This article has been updated with a comment from Ethicon.
Despite the “flurry of arguments” in its appeal, the company failed to convince the three-judge panel that it should overturn the 2018 verdict in favor of Barbara Kaiser. (The jury awarded Kaiser $35 million, which the judge later reduced to $20 million.)
“Ethicon’s appeal is a broad-spectrum attack on the judgment, starting with an argument about federal preemption and moving through several issues of Indiana product liability law, a claimed evidentiary error, and challenges to the compensatory and punitive damages,” Seventh Circuit Court of Appeals Judge Diana Sykes wrote for the panel. “We reject these arguments and affirm.”
Kaiser had Prolift implanted in 2009 to treat pelvic organ prolapse, according to the decision. Within a few years, Kaiser began experiencing severe pelvic pain, bladder spasms, and pain during intercourse. Kaiser’s physician attempted to remove it but was unable to do so completely. Ethicon took Prolift off the market in 2012, following years of complaints and FDA scrutiny.
Ethicon started marketing Prolift in 2005 without applying for a 510(k) premarket notification from the FDA, because it believed the device didn’t depart materially from a transvaginal mesh product that the agency had previously cleared, Sykes wrote. Ethicon ultimately submitted 510(k) premarket application in 2007 when the FDA demanded one.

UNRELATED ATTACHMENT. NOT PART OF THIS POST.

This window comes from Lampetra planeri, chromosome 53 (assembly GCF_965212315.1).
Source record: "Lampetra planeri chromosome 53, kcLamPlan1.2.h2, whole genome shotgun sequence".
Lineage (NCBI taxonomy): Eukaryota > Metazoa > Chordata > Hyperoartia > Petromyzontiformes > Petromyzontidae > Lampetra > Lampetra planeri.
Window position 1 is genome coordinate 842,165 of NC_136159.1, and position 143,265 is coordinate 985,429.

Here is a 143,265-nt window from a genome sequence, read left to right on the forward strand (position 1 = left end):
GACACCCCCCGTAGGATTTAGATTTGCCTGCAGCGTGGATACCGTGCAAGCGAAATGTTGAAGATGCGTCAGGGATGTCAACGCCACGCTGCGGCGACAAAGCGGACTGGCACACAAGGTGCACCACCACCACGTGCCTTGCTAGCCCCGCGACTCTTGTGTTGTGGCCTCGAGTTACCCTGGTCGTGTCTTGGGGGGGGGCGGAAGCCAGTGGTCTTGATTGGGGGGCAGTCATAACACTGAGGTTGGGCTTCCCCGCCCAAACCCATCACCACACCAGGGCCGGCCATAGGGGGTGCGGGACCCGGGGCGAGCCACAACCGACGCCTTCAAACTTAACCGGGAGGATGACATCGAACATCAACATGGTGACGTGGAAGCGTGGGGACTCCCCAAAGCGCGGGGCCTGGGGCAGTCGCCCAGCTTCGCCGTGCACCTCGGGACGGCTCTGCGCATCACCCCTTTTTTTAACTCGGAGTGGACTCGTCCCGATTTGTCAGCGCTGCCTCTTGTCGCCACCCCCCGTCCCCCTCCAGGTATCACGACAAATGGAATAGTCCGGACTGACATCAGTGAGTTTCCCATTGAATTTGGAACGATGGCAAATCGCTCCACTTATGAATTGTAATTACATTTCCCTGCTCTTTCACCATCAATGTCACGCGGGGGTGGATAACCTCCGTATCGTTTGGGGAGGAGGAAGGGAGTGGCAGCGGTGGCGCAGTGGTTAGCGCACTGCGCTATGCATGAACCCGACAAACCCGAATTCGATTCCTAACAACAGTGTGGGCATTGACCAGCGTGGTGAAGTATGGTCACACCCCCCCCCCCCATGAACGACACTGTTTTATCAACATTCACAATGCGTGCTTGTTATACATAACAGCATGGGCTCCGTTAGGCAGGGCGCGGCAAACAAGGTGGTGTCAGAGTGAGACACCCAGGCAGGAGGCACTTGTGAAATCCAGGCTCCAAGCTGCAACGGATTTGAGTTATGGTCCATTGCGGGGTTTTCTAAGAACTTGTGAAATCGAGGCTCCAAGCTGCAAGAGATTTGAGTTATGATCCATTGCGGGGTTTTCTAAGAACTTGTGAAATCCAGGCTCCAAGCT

In its post-trial motions, Ethicon argued that the 510(k) process preempts a design-defect claim under Indiana law and that the state’s product liability law required Kaiser to present evidence of a reasonable alternative design for the device (she had none), and that the evidence otherwise failed to establish that Prolift was defective and unreasonably dangerous as required for liability.
Ethicon also argued that its warnings about the risks of Prolift were adequate and that Kaiser’s evidence stating Prolift caused her symptoms was insufficient. Ethicon moved for a new trial because the trial judge excluded of evidence of Prolift’s 510(k) clearance and his refusal to instruct the jury on a pair of “rebuttable presumptions” under Indiana product liability law, including the “state of the art” presumption. Finally, Ethicon challenged the jury’s award of compensatory damages and attacked the award of punitive damages as both substantively unwarranted and excessive.
In its appeal, Ethicon argued that the FDA’s 510(k) clearance of Prolift blocked it from updating the device’s labeling to warn patients and physicians of possible risks, as required by Indiana law. The appeals court disagreed, saying that no direct conflict between federal and state law exists. Kaiser was also not required to provide an alternative design, the panel said.
Ethicon also failed to convince the appeals court that the jury was wrong to find Prolift unreasonably dangerous, and that it gave surgeons and patients adequate warning of the product’s possible risks. The appeals court also denied the company’s motion for a new trial.
In an email to MassDevice, a spokeswoman for Ethicon said the company is considering its options regarding further appeal in the case.